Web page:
I've learned that a serious problem with analytical data from MSW
compost is that it does not typically pick up these heavy metal levels
in the analysis because the batteries are often still intact when the
test is done, only to decompose over time and leak their toxic contents
It is my understanding that mixed waste composting basically takes the
commingled solid waste stream, commercial and residential, and processes
it into smaller particles that are subsequently composted. This is
contrasted with source-separated composting which takes yard trimmings,
food scraps, non-recycled paper, and commercial organics before they are
Mixed solid waste is high in paper and generally very dry, so that many
companies use sewage sludge to provide moisture and nitrogen.
Again, it is my understanding that hammermilling systems shred plastics,
batteries, and such into little bits that may ultimately contaminate the
compost. Other systems, I've heard tell, twist plastics into tiny
toothpick-like bits. And, there are companies that sell dyes to color
compost the desirable dark brown or black color characteristic of earth
rich in organic matter.
Mixed waste composting will still have the full gamut of heavy metals,
particularly metals from household batteries such as mercury, lead,
nickel, cadmium, and zinc. I understand that PCB levels in mixed waste
compost are often over 10 PPM as well, of which I and many states have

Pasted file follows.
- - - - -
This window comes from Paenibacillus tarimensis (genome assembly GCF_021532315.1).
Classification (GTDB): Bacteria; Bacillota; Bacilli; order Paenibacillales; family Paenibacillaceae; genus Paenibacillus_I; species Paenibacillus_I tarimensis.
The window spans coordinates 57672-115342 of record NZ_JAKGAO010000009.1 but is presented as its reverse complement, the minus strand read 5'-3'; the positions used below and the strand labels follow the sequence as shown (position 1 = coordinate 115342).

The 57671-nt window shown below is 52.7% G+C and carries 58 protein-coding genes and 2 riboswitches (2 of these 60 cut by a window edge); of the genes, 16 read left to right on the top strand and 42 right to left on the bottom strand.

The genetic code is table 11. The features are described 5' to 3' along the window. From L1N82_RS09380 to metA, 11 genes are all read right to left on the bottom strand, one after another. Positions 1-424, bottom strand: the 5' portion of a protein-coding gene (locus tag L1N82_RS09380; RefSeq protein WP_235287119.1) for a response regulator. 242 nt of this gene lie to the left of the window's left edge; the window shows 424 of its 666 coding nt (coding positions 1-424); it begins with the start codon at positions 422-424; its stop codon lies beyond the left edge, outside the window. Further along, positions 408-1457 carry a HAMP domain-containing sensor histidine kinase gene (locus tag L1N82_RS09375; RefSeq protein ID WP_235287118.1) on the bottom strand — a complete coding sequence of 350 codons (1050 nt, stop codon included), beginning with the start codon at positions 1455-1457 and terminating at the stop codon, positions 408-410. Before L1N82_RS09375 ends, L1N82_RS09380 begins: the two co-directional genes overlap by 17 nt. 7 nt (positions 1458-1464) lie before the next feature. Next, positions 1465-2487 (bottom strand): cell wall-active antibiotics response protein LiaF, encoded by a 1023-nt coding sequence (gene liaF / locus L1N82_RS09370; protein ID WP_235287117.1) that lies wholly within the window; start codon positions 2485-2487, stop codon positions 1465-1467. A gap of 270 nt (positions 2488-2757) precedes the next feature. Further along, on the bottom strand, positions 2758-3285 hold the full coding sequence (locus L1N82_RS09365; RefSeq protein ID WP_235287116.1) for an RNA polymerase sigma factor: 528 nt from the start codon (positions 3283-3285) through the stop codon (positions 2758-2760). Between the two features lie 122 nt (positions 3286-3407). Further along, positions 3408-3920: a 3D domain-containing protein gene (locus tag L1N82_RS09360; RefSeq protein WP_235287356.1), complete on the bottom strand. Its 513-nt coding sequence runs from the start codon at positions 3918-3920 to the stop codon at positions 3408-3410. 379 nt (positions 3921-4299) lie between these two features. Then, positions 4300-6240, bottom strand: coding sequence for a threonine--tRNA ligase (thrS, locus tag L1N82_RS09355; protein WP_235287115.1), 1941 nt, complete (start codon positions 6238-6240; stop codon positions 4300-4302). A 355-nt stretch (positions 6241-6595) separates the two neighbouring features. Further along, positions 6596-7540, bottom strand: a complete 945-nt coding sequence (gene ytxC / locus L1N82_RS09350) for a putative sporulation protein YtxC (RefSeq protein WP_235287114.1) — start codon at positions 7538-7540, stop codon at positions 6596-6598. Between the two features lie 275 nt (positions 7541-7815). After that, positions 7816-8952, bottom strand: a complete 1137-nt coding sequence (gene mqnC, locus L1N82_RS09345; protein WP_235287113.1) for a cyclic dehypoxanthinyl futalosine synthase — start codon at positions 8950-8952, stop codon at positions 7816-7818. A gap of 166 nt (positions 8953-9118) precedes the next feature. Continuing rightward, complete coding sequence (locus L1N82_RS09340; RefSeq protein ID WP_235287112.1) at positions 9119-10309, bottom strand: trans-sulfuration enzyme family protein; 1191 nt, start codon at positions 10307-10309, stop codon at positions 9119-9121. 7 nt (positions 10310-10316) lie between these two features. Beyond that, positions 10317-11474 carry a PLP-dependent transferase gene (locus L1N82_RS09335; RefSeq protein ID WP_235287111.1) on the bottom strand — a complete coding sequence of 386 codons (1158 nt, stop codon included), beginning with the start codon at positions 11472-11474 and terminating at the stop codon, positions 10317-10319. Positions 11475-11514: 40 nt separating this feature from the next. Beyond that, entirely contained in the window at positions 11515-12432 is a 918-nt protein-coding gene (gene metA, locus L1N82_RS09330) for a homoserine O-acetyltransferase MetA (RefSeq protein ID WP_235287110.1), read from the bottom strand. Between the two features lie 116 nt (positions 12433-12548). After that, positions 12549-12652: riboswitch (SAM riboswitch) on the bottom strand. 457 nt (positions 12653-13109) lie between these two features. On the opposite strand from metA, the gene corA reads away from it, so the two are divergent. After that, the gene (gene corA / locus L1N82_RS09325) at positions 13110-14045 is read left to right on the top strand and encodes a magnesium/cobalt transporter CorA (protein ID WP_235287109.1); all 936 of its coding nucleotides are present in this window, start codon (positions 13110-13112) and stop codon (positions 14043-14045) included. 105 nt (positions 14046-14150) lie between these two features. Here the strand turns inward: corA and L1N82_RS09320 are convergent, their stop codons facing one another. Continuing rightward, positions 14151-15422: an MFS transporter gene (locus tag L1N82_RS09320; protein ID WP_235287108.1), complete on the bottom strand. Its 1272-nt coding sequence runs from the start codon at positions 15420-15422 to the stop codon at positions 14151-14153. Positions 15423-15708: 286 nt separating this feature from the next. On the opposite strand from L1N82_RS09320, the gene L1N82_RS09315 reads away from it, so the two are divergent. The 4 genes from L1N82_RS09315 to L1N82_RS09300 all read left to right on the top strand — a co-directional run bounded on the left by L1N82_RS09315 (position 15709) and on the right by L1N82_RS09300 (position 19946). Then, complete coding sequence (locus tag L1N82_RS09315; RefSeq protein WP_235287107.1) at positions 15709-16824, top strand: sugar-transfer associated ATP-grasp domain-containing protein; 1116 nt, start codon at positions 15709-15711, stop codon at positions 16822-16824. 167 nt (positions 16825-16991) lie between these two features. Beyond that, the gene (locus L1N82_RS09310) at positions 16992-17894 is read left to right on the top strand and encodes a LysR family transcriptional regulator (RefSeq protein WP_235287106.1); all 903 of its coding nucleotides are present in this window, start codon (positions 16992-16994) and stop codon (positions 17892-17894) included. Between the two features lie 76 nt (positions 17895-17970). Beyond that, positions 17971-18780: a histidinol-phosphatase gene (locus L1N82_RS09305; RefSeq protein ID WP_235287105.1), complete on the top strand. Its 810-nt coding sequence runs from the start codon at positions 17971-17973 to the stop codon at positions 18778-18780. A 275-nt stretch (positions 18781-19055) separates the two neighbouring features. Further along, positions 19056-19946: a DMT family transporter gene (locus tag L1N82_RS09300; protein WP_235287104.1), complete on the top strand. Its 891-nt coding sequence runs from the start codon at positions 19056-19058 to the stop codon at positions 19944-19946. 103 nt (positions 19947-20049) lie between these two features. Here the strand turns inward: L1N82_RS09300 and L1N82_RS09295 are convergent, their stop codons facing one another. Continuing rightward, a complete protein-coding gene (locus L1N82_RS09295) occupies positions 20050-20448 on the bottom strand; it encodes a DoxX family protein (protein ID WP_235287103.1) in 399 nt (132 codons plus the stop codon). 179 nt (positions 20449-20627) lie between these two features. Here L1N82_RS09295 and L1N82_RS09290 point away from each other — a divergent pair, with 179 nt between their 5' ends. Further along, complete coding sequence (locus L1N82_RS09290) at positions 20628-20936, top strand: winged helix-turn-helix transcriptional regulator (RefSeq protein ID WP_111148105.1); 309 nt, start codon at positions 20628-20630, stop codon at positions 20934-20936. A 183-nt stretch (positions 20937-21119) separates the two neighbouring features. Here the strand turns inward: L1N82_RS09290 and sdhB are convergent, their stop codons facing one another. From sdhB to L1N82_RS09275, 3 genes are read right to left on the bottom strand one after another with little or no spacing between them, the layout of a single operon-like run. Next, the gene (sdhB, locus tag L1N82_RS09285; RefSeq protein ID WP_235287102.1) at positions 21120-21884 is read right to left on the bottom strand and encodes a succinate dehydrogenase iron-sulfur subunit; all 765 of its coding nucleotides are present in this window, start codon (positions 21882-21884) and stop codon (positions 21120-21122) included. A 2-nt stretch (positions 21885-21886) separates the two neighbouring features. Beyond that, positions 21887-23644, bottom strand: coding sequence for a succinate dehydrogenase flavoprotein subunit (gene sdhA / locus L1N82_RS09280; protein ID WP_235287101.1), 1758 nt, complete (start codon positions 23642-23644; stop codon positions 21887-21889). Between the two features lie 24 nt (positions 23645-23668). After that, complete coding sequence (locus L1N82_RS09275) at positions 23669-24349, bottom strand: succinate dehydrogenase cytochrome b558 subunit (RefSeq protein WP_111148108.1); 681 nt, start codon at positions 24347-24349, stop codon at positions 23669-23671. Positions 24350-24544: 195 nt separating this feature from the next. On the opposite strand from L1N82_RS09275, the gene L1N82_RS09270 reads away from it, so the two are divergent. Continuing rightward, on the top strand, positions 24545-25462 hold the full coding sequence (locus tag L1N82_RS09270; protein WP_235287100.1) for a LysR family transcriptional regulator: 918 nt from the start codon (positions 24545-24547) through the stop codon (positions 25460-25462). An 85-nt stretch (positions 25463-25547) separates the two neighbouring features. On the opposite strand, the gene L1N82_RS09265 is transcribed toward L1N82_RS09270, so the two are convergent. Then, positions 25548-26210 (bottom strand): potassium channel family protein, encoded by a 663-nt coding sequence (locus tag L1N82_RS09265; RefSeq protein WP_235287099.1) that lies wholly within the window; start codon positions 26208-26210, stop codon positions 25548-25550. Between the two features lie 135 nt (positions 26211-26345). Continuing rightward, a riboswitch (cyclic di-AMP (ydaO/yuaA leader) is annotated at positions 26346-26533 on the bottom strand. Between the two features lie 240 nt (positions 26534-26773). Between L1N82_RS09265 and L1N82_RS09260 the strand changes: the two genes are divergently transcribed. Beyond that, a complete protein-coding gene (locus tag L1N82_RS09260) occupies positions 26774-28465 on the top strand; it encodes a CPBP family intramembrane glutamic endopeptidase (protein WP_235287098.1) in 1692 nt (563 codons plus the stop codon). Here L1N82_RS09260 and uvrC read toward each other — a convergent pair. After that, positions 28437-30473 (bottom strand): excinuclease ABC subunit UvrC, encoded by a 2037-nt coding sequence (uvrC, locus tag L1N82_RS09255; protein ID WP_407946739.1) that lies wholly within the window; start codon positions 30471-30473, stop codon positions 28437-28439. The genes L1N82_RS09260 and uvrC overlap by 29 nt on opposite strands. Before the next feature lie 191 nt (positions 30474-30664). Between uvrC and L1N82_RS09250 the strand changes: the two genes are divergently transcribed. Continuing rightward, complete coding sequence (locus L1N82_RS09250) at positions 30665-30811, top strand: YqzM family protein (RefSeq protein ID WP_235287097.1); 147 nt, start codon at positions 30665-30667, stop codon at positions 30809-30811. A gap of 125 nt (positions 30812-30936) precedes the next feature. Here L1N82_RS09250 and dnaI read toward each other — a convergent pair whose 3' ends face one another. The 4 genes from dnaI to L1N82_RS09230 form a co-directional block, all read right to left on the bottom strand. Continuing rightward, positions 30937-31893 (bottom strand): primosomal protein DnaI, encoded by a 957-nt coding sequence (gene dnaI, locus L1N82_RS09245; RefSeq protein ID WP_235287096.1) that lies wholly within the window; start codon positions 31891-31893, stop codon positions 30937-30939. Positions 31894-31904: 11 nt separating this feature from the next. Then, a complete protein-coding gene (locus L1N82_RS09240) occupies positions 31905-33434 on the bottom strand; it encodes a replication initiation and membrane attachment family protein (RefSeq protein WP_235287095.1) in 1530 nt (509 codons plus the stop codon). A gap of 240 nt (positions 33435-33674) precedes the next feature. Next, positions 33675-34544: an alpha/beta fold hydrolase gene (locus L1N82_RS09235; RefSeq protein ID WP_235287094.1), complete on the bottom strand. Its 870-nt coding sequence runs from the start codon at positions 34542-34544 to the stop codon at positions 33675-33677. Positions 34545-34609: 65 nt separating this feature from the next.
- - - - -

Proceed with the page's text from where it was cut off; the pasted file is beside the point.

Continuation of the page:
concerns with levels over 1 PPM. Moreover, the USEPA does not regulate
mixed waste compost!
The fact is that household batteries are in mixed waste, and that they
are concentrated into a mixed waste compost. It is also a fact that
they are high in heavy metals, and that if they are not removed, they
contaminate the compost to levels far in excess of even the most liberal
guidelines, much less the EPA 503 sludge rules which are liberal
compared with those in the Netherlands and Germany.
We have learned from the Seattle Times series how hazardous wastes
become fertilizer and the consequences of this action to farmers health,
the health of the fields, and grazing animals.
How will the recycling of industrial or municipal solid waste into
compost affect the health of farmers and their families, communities
down wind, especially when dust blows or fields are burned, such as with
Will the soil to dust to lungs or hands to mouth series poison our
children, ourselves, as well as the food chain? Does this sustain
agriculture or sustain disposal of such materials? My concerns and
others have been echoed in The Case for Caution.